this for 1959, 1960, and 1961, in an aggregate amount of about
Although plaintiff's complaint in this case seeks recovery of
substantial amounts for 1954, 1955, and 1956, plaintiff now
concedes that the stipulations and briefs show that plaintiff's
possible recovery is limited to the following:
Plaintiff also seeks the amounts of interest made applicable by
statute if it should recover. The above amount of $10.75 for 1954
is what remains after the effects of the statute of limitations
for that year are recognized. The original amount for 1955 was
reduced, and the amount for 1956 eliminated, by refund payments
already made to plaintiff for those years on grounds distinct
from those asserted by plaintiff at present. Although nothing is
now sought to be recovered for 1956, the central issue in the
case is, nevertheless, the bad debt deduction claimed for that
year, with its carryback effects to 1955 and 1954.
The Government's assertion that the advances in question were
contributions to capital, rather than loans, must be considered
first, for if it is meritorious, there is no need to consider the
other arguments raised by the parties. It is clear in this
Circuit that the burden is upon the taxpayer in a case such as
this to prove that the advances were loans rather than capital
contributions. In Arlington Park Jockey Club, Inc. v. Sauber,
262 F.2d 902 (7th Cir. 1959), the court said,
"In determining whether the cash payments * * *
represented loans or additional capital investment,
no single test can provide the answer. The burden of
establishing that the advances were loans is upon the
taxpayers." [Citations omitted.] Id. at 905.
There are many cases such as this which indicate that the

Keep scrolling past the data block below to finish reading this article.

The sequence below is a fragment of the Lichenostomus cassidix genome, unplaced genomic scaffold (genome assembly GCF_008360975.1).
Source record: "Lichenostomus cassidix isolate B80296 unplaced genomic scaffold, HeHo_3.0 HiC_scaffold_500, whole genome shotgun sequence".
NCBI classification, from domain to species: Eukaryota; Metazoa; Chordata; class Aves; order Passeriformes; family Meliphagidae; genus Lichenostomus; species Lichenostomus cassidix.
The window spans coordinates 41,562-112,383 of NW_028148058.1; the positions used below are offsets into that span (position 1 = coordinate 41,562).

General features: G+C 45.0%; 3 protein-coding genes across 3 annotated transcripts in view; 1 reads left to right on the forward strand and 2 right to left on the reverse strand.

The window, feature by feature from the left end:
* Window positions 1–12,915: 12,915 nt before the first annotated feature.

taxpayer has the burden of proving that he is entitled to a bad
debt deduction. United States v. Henderson, 375 F.2d 36
1967); Moughon v. Commissioner of Internal Revenue, 329 F.2d 399
(6th Cir. 1964); Baumann & Co. v. Commissioner of Internal
Revenue, 312 F.2d 557
(2d Cir. 1963); Bair v. Commissioner of
Internal Revenue, 199 F.2d 589
(2d Cir. 1952).
The cases also make it clear that where closely held
corporations are involved, each element of the dealings between
them will be closely scrutinized to determine whether advances
made by one to the other are to be treated as loans. As was
summarized in Arlington Park Jockey Club,
"the courts have laid down rather stringent tests to
determine whether advances to closely held
corporations may be treated as loans for tax
purposes. This court said in Commissioner of Internal
Revenue v. Meridian & Thirteenth Realty Co., 7 Cir.,
132 F.2d 182, 186 :
`* * * the essential difference between a creditor
and a stockholder is that the latter intends to
make an investment and take the risks of the
venture, while the former seeks a definite
obligation, payable in any event.'
"In such cases, courts have stressed various factors
such as the debt-equity ratio; the use to which the
funds were put; whether outside investors would make
such advances and lack of reasonable expectation of
repayment." Id. at 905.
Very similar statements appear in United States v. Henderson,
supra, and Moughon v. Commissioner of Internal Revenue, supra.
While realizing that the factual elements establishing a bona
fide debt may vary in different cases, the courts and the tax
authorities nevertheless have attempted to formulate and adhere
to a general definition. In order for plaintiff to carry his
burden in the present case, it must show that the advances it
made to Northeastern fall within the definition. As indicated in
the quotation above, the Court of Appeals for the Seventh Circuit
early stated that a loan essentially involves "a definite
obligation, payable in any event." In a more recent decision,
that court referred to "the classic criteria of a bona fide debt
set out in Gilbert v. Commissioner of Internal Revenue,